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What meaneth Paule, when he saith: they that serue at the altar are partakers of the altar? & so addeth: So the Lord hath ordeyned, that they þt preache the Gospell, shall lyue of the Gospell. Wheras he should rather haue said, The Lorde hath ordeyned, that they, that sacrifice at Masse, should liue of theyr sacrificing, that there myght be a liuyng assigned to our sacrificers, nowe, as was before Christes commyng, to the Iewishe Priestes. For now they haue nothyng to allege for theyr liuing, as they that be preachers haue. So that it appeareth, that the sacrifycing priesthoode is chaunged by gods ordinaunce, into a preaching priesthoode, and the sacrifycing priesthoode should ceasse vtterly, sauing, in asmuch as all Christen men are sacrifisyng priestes. The supper of the Lorde was instituted to prouoke vs to thankes geuyng, for the offeryng whiche the Lorde hymselfe dyd offer for vs, muche rather, then that our offerers should doe there as they do. Fede, sayth Peter, asmuche as ye maye, the flocke of Christ: naye rather, let vs sacrifyce asmuche as we may, for the flocke of Christe. If so be the matter be as nowe men take it, I can neuer wonder ynough, that Peter woulde or coulde forget this office of sacrificyng, whiche at this daye is in suche a price and estimation, that to feede is almost nothyng, with many. If thou ceasse from fedyng the flocke, howe shalle thou be taken? truely Catholicke inoughe: but yf thou ceasse from sacrificyng and massyng, howe wyll that be taken? at the least I warrant thee, thou shalt be called an Heretike. And whence I pray ye come these Papisticall iudgementes? Bxcept perchaunce they thinke, a man fedeth the flocke in sacrificyng for them: and then what nedeth there any learned Pastours? for no man is so folyshe, but soone maye he learne to sacrifice and masse it.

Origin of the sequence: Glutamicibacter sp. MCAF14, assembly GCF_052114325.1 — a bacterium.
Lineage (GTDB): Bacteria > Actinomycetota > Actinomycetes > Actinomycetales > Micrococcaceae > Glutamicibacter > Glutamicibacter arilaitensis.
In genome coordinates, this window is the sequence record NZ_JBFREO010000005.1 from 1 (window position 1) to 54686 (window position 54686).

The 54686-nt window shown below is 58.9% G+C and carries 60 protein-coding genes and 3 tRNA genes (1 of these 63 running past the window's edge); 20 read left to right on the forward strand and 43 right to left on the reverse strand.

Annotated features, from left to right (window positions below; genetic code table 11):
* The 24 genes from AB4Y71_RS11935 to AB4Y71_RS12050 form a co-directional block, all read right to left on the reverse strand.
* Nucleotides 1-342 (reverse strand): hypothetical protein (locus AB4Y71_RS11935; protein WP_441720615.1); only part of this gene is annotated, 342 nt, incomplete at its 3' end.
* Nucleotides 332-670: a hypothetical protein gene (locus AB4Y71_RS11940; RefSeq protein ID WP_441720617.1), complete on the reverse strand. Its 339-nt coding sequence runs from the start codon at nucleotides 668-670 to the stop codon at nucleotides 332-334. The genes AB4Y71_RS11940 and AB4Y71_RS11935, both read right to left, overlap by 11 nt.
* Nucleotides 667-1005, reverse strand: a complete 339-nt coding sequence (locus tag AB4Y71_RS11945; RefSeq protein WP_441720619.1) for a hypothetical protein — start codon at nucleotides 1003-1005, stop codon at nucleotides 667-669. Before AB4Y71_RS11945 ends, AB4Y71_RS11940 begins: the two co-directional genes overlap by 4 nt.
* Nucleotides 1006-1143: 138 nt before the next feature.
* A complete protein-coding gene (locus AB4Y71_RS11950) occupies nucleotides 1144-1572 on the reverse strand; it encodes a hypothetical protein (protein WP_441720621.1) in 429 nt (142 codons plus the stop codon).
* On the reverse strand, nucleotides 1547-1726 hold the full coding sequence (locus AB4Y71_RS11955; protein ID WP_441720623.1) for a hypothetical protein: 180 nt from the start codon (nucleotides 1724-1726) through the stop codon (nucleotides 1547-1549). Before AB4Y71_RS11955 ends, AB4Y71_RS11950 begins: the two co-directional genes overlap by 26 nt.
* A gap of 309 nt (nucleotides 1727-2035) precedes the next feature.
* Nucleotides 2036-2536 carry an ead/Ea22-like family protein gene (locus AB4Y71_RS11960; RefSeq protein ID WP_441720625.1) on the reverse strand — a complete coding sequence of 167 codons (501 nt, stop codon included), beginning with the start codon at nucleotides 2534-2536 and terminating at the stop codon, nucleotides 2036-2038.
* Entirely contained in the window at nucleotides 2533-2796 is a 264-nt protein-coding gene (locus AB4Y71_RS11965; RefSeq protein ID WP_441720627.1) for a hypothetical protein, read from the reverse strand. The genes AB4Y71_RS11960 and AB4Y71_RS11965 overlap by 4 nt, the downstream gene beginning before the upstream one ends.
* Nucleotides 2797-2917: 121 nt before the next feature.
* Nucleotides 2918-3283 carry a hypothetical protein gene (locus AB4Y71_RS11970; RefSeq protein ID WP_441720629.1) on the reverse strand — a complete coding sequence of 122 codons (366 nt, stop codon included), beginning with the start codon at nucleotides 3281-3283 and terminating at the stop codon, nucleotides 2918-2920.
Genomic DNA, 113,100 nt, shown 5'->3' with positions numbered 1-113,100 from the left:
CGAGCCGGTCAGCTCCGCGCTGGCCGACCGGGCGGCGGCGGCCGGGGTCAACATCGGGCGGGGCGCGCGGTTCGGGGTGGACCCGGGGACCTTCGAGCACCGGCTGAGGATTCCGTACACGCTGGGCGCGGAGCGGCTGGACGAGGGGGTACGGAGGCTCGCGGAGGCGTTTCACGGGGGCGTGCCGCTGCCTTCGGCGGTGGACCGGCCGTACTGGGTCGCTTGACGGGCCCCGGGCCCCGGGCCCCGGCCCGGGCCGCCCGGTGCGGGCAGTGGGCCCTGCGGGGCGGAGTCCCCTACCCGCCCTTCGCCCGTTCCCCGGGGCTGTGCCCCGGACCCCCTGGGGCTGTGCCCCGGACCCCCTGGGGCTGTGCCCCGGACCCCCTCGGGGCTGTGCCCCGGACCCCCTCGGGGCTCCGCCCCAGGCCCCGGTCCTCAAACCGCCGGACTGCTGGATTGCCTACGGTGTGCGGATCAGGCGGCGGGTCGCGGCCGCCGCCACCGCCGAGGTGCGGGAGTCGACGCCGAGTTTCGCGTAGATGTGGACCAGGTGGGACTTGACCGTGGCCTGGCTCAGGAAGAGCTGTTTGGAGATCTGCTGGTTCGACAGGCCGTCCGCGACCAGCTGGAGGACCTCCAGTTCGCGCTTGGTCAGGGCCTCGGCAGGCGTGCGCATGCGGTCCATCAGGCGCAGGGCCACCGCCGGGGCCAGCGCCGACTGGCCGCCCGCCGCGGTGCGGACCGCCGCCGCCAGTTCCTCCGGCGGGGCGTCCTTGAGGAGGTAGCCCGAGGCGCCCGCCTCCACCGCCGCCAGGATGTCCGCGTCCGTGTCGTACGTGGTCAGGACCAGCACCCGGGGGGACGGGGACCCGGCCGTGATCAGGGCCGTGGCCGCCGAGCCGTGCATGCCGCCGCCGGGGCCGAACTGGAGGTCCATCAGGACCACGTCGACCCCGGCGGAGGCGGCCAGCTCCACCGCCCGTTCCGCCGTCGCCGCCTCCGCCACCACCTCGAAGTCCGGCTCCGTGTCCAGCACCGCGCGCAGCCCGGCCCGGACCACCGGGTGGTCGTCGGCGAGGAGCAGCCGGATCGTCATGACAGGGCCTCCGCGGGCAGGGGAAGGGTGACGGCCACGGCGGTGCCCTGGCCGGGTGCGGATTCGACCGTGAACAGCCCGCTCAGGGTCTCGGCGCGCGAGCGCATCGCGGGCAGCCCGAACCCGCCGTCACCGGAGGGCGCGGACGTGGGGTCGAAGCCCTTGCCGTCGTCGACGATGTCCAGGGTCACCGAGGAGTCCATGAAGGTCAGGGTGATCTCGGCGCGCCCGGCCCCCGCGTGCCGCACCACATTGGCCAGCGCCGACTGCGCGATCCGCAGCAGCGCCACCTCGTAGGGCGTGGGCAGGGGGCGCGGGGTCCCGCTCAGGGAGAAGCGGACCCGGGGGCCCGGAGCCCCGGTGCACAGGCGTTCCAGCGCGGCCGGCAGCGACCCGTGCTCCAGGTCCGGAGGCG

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Thus loe, I haue taken the more payne to wryte, because I refused to dispute, in consideration of my debilitie therunto: that all menne may know, how that I haue so done, not without a iuste cause. I beseche your Maistership to take it in good parte, as I haue doone it wyth great paynes, hauing not any man to help me, as I haue neuer before bene debarred to haue. O sir, you may chaunce to lyue, tyl you come to this age, and weakenesse, I am of. I haue spoken in my time before two kinges, more then one, twoo, or three howers together, withoute interruption: But nowe (that I may speak the truthe by your leaue) I coulde not be suffred to declare my minde before you: no, not by þe space of a quarter of an hower, without snacks, reiactes, reuilinges checkes, rebukes, tauntes, suche as I had not felte the lyke, in suche an audience, all my life long. Surely it cannot be but an heynous offence that I haue geuē: but what an one is it? Forsooth I had spoken of the. iiii. Marybones of the Masse. The which kynde of

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speaking
SSs.iiii.